Jon Grady expects the Nobel Prize when he discovers how to reflect gravity. Instead, he is kidnapped by the Bureau of Technology Control. For decades BTC’s driven personnel have hoarded inventions they feel would negatively impact social stability: fusion, AIs, the list seems endless. When Jon is condemned to the tortuous Hibernity prison he is determined to free its inventors and their inventions from BTC’s control…
This book gives a surreal but real feel to the near future. For instance, Suarez writes of how it would feel to fall upwards. The plot contains chases and futuristic weapons in action while encouraging thought about several areas. What makes people human, should inventions ever be restricted and what about genetic enhancements? Jon is an outsider with an unusual way of looking at the world facing off against a megalomaniac dictator distorted by his own purpose. The reader gets a look at science through Jon’s eyes and the intelligence community through several characters. Influx could be a match for those looking for action mixed with thought, conspiracies involving technology and/or intelligence agencies, and/or a thriller set in the near future.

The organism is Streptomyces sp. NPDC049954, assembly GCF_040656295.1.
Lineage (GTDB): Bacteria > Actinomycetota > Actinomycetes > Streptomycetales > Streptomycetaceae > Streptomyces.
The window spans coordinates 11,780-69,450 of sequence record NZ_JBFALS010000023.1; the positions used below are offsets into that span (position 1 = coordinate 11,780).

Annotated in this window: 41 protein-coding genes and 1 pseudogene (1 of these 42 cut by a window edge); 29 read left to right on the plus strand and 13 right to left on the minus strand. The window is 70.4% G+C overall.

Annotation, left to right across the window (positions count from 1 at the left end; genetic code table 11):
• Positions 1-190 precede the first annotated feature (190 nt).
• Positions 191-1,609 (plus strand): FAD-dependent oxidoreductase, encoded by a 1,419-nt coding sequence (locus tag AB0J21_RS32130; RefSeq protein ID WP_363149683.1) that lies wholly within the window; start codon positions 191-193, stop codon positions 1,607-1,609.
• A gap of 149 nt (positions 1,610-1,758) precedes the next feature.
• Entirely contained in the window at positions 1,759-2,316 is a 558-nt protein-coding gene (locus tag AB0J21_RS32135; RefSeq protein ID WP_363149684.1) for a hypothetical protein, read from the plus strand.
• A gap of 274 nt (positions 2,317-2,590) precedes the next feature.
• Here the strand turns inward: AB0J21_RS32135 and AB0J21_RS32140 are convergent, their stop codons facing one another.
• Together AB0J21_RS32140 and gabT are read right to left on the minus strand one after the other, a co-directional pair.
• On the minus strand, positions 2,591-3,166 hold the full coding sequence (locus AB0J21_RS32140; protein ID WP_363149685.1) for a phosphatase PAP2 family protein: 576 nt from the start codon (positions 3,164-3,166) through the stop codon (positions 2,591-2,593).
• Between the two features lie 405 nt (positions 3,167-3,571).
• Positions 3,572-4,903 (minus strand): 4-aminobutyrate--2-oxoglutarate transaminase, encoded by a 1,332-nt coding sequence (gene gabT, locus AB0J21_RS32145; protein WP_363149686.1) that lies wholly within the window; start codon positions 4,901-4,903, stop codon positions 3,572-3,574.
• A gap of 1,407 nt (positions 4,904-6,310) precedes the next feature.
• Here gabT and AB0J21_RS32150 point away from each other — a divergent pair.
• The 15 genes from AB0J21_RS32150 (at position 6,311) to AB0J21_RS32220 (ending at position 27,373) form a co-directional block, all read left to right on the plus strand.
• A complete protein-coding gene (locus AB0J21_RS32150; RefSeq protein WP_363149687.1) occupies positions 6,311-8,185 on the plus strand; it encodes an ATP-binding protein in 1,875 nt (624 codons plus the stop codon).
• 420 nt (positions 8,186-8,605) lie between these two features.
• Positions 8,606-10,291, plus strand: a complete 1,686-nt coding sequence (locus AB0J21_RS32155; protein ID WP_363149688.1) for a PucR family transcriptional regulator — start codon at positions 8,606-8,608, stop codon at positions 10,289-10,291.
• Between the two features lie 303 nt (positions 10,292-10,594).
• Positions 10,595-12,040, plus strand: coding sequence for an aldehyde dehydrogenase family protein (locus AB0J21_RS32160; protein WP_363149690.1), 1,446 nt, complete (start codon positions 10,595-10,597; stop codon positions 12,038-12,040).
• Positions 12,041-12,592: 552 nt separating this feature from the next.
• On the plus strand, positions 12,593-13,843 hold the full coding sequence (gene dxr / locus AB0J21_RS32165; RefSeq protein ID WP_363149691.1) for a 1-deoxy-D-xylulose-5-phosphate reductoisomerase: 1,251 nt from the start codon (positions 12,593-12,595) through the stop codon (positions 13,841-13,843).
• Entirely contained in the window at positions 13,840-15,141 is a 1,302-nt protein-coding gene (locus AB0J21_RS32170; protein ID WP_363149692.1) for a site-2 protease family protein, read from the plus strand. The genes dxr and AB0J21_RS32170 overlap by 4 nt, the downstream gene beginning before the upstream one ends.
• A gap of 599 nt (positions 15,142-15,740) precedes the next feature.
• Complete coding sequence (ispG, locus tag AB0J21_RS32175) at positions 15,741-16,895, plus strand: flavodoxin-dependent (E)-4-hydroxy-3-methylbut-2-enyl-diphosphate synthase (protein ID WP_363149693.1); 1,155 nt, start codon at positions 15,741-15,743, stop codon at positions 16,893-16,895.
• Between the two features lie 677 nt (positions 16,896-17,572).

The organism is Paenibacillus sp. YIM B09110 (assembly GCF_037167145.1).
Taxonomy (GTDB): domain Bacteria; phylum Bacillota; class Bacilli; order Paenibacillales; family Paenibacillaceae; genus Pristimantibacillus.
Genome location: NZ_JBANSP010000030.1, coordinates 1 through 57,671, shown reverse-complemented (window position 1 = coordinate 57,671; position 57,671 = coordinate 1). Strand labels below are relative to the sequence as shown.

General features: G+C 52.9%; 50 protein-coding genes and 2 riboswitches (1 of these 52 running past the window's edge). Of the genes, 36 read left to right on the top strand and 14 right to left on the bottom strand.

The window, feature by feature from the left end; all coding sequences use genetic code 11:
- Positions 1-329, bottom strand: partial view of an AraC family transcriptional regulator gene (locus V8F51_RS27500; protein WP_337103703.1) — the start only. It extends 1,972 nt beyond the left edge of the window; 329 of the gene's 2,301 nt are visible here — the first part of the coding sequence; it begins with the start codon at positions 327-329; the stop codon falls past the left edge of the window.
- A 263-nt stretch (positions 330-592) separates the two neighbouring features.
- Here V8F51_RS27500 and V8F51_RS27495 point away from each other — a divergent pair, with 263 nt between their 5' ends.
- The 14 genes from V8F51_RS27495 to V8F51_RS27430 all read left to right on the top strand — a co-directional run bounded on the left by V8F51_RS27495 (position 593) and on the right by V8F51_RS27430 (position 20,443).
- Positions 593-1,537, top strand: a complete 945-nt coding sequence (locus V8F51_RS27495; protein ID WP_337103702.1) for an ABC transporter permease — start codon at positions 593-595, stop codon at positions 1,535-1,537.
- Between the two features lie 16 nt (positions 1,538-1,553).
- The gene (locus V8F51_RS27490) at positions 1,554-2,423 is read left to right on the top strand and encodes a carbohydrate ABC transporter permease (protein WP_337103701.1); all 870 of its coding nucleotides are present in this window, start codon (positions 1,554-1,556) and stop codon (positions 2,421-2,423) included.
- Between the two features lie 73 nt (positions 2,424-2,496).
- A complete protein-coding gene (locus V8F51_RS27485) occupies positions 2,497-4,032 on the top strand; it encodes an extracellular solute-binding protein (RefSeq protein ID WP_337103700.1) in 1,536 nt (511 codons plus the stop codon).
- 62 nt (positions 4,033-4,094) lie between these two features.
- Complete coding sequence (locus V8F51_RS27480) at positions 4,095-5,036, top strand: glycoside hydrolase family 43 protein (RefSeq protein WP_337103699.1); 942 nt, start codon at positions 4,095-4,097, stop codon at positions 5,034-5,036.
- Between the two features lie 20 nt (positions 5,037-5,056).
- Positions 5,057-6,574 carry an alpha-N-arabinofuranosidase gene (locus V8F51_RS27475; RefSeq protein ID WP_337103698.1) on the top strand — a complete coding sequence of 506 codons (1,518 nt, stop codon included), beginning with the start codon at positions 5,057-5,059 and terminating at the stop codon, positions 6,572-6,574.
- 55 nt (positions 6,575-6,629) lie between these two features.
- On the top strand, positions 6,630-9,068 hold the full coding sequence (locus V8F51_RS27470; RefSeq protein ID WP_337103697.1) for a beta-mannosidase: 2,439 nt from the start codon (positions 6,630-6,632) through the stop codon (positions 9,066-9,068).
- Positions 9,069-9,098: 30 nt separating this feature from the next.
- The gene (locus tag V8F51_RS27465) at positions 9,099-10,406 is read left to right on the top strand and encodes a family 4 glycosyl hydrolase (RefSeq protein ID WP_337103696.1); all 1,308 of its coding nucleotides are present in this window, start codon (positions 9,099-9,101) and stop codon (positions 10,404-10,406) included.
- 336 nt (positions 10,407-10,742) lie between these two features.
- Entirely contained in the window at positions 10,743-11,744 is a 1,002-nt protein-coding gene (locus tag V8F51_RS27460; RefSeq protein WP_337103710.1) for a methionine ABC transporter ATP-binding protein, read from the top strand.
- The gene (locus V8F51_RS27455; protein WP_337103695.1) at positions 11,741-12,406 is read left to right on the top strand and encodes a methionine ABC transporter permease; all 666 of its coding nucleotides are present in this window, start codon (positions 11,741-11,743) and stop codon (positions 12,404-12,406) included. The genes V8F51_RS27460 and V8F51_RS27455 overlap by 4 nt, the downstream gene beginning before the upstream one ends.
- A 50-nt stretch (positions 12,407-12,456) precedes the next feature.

Want other books like Influx?
A NASA publicist in 2019 becomes embroiled in conspiracy when he discovers the U.S. may have gone to the moon before the historic Apollo mission in The Cassandra Project by Jack McDevitt and Mike Resnick.
An email language optimization program evolves into AI with its own agenda in Avogadro Corp by William Hertling.
Suarez suggests reading books such as Physics of the Future: How Science Will Shape Human Destiny and Our Daily Lives by the Year 2100 by Michio Kaku.